Master Thesis Defense: Mehmet Ali Güney
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  • Master Thesis Defense: Mehmet Ali Güney

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A New Coordination Framework for Multi-UAV Formation Control

Mehmet Ali Güney
Mechatronics, M.Sc. Thesis, 2013 

Thesis Jury
Prof. Dr. Mustafa Ünel (Thesis Supervisor), Assoc. Prof Mahmut F. Akşit, Assoc. Prof. Ali Koşar, Asst. Prof. Hüsnü Yenigün, Asst. Prof. Hüseyin Üvet

Date &Time: July 31st, 2013 – 11:00

Place: FENS L055

Keywords: UAV, Quadrotor, Backstepping Control, Coordination, Formation Control, Virtual Structure


Unmanned Aerial Vehicles (UAVs) have become very popular in the last few decades. Nowadays these vehicles are used for both civilian and military applications which are dull, dirty and dangerous for humans. The remarkable advances in materials, electronics, sensors, actuators and batteries enable researchers to design more durable, capable, smart and cheaper UAVs. Consequently, a significant amount of research effort has been devoted to the design of UAVs with intelligent navigation and control systems.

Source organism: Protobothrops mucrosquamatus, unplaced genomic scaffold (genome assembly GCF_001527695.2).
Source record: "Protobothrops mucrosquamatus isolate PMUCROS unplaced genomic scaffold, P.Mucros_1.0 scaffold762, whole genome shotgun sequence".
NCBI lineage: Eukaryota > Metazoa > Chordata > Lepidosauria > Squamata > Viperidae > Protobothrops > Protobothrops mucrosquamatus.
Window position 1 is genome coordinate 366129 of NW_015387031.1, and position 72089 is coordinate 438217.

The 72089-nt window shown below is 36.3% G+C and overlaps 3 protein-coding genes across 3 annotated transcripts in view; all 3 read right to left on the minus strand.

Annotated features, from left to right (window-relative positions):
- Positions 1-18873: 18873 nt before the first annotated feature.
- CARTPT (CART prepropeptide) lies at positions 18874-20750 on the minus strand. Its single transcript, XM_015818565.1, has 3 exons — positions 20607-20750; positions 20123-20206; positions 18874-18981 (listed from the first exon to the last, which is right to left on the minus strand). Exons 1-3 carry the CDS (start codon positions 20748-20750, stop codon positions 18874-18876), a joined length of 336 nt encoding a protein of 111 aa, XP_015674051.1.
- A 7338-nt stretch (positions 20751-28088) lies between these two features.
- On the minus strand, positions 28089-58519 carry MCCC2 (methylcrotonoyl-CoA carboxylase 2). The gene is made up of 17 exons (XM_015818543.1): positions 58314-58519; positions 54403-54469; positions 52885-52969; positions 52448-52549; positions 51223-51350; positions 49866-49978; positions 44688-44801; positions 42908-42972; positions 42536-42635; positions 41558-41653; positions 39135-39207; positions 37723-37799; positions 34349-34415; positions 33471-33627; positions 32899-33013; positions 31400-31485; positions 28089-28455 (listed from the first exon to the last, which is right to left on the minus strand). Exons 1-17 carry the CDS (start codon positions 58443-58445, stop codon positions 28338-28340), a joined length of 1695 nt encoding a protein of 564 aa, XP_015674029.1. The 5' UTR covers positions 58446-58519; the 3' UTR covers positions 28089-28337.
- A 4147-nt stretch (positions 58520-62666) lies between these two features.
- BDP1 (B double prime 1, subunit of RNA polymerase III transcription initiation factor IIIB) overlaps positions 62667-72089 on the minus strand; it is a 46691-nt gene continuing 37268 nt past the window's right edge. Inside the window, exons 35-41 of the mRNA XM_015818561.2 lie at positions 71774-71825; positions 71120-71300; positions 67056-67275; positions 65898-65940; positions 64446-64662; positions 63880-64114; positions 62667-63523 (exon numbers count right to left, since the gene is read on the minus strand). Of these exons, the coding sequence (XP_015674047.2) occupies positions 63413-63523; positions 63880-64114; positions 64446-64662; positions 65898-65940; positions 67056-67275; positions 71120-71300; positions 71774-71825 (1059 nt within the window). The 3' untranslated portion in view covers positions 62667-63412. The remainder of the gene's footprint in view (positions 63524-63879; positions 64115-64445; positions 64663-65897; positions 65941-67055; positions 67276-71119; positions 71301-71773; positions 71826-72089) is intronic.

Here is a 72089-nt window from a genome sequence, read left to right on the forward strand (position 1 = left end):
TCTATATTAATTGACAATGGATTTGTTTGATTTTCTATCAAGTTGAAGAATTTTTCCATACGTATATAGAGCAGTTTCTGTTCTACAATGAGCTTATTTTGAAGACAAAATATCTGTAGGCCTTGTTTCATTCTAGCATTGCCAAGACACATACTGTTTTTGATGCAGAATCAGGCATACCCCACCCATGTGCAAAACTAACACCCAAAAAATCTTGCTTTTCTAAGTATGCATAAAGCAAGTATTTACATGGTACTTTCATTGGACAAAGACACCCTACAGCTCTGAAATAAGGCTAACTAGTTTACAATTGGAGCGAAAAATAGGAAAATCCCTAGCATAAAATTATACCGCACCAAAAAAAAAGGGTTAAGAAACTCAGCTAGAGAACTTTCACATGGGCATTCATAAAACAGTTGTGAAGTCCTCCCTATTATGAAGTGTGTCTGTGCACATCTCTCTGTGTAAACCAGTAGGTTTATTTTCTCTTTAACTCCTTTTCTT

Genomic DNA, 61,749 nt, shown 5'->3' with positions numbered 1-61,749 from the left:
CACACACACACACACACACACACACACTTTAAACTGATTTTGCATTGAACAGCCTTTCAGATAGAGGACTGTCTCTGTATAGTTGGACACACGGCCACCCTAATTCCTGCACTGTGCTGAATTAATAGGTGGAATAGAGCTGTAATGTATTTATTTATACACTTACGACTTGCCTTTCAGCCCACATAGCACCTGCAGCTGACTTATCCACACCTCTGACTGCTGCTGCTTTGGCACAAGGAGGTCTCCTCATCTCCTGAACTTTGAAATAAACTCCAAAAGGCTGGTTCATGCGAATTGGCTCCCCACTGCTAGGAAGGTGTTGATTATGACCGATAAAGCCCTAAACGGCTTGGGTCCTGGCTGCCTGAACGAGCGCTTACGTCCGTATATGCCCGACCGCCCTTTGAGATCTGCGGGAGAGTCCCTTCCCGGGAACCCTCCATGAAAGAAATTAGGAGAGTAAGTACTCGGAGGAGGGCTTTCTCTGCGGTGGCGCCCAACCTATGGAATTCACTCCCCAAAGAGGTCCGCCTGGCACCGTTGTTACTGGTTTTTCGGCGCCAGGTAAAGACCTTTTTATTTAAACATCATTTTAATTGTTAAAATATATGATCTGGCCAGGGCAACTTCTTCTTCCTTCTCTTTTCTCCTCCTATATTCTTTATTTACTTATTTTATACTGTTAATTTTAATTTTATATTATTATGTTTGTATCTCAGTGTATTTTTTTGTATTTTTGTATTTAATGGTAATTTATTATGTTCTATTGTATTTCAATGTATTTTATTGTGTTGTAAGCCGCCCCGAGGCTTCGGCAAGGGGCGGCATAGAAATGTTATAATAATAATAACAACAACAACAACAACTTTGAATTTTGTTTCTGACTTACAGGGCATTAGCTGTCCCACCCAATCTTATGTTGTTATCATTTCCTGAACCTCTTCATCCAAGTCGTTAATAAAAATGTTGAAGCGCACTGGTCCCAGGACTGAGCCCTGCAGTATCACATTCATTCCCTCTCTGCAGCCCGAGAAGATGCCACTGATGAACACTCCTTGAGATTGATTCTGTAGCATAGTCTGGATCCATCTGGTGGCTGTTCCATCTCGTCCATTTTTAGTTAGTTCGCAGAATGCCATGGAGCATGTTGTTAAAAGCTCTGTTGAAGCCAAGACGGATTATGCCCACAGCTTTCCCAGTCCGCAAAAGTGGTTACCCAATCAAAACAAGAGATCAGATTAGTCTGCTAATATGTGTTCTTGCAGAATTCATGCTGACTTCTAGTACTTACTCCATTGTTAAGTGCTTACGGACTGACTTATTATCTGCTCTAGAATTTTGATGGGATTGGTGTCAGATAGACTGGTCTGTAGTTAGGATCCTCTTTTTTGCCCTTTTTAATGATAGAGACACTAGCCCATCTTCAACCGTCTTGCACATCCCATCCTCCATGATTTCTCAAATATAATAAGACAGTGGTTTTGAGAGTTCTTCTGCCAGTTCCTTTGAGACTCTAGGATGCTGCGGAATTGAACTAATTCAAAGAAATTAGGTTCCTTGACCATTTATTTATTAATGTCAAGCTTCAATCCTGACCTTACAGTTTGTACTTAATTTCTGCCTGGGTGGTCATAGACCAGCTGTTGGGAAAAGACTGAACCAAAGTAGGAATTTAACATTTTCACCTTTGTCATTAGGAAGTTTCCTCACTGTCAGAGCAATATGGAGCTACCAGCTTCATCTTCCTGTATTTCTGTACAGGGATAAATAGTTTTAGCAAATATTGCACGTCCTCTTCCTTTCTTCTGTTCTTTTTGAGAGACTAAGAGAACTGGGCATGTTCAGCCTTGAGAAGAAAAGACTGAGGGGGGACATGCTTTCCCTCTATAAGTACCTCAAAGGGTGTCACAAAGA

There are certain applications where a single UAV can not perform adequately. However, carrying out such tasks with a fleet of UAVs in some geometric pattern or formation can be more powerful and more efficient. This thesis focuses on a new coordination scheme that enables formation control of quadrotor type UAVs. Coordination of quadrotors is achieved using a virtual structure approach where orthogonal projections of quadrotors on a virtual plane are utilized to define coordination forces. This plane implies planar spring forces acting between the vehicles. Virtual springs are also augmented with dampers to suppress oscillatory motions. While the coordination among the aerial vehicles is achieved on a virtual plane, altitude control for each vehicle is designed independently. This increases maneuvering capability of each quadrotor along the vertical direction. Due to their robustness to the external disturbances such as wind gusts, integral backstepping controllers are designed to control attitude and position dynamics of individual quadrotors. Several coordinated task scenarios are presented and the performance of the proposed formation control technique is assessed by several simulations where three and five quadrotors are employed. Simulation results are quite promising.